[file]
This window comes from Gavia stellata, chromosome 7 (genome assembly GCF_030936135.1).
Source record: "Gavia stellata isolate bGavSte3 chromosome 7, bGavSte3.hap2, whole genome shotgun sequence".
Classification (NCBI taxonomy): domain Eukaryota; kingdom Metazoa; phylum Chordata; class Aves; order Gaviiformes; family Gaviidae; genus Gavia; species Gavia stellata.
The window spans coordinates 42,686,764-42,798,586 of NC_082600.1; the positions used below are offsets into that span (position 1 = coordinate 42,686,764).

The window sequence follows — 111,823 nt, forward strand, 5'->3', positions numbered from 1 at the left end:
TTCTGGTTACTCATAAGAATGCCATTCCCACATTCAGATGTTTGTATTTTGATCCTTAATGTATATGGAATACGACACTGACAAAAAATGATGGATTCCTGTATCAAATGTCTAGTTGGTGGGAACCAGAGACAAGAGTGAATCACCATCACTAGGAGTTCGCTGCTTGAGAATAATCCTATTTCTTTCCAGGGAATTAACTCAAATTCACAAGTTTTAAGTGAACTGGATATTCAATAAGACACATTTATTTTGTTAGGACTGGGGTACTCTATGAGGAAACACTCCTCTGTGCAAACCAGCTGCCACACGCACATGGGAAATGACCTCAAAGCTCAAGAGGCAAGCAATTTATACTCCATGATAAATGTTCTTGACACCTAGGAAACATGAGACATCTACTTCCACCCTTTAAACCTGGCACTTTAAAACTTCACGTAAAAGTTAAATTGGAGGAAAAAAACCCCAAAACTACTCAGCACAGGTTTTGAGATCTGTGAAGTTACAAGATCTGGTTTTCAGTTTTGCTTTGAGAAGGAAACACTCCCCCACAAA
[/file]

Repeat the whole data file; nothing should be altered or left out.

This window comes from Gavia stellata, chromosome 7 (genome assembly GCF_030936135.1).
Source record: "Gavia stellata isolate bGavSte3 chromosome 7, bGavSte3.hap2, whole genome shotgun sequence".
Classification (NCBI taxonomy): domain Eukaryota; kingdom Metazoa; phylum Chordata; class Aves; order Gaviiformes; family Gaviidae; genus Gavia; species Gavia stellata.
The window spans coordinates 42,686,764-42,798,586 of NC_082600.1; the positions used below are offsets into that span (position 1 = coordinate 42,686,764).

The window sequence follows — 111,823 nt, forward strand, 5'->3', positions numbered from 1 at the left end:
TTCTGGTTACTCATAAGAATGCCATTCCCACATTCAGATGTTTGTATTTTGATCCTTAATGTATATGGAATACGACACTGACAAAAAATGATGGATTCCTGTATCAAATGTCTAGTTGGTGGGAACCAGAGACAAGAGTGAATCACCATCACTAGGAGTTCGCTGCTTGAGAATAATCCTATTTCTTTCCAGGGAATTAACTCAAATTCACAAGTTTTAAGTGAACTGGATATTCAATAAGACACATTTATTTTGTTAGGACTGGGGTACTCTATGAGGAAACACTCCTCTGTGCAAACCAGCTGCCACACGCACATGGGAAATGACCTCAAAGCTCAAGAGGCAAGCAATTTATACTCCATGATAAATGTTCTTGACACCTAGGAAACATGAGACATCTACTTCCACCCTTTAAACCTGGCACTTTAAAACTTCACGTAAAAGTTAAATTGGAGGAAAAAAACCCCAAAACTACTCAGCACAGGTTTTGAGATCTGTGAAGTTACAAGATCTGGTTTTCAGTTTTGCTTTGAGAAGGAAACACTCCCCCACAAA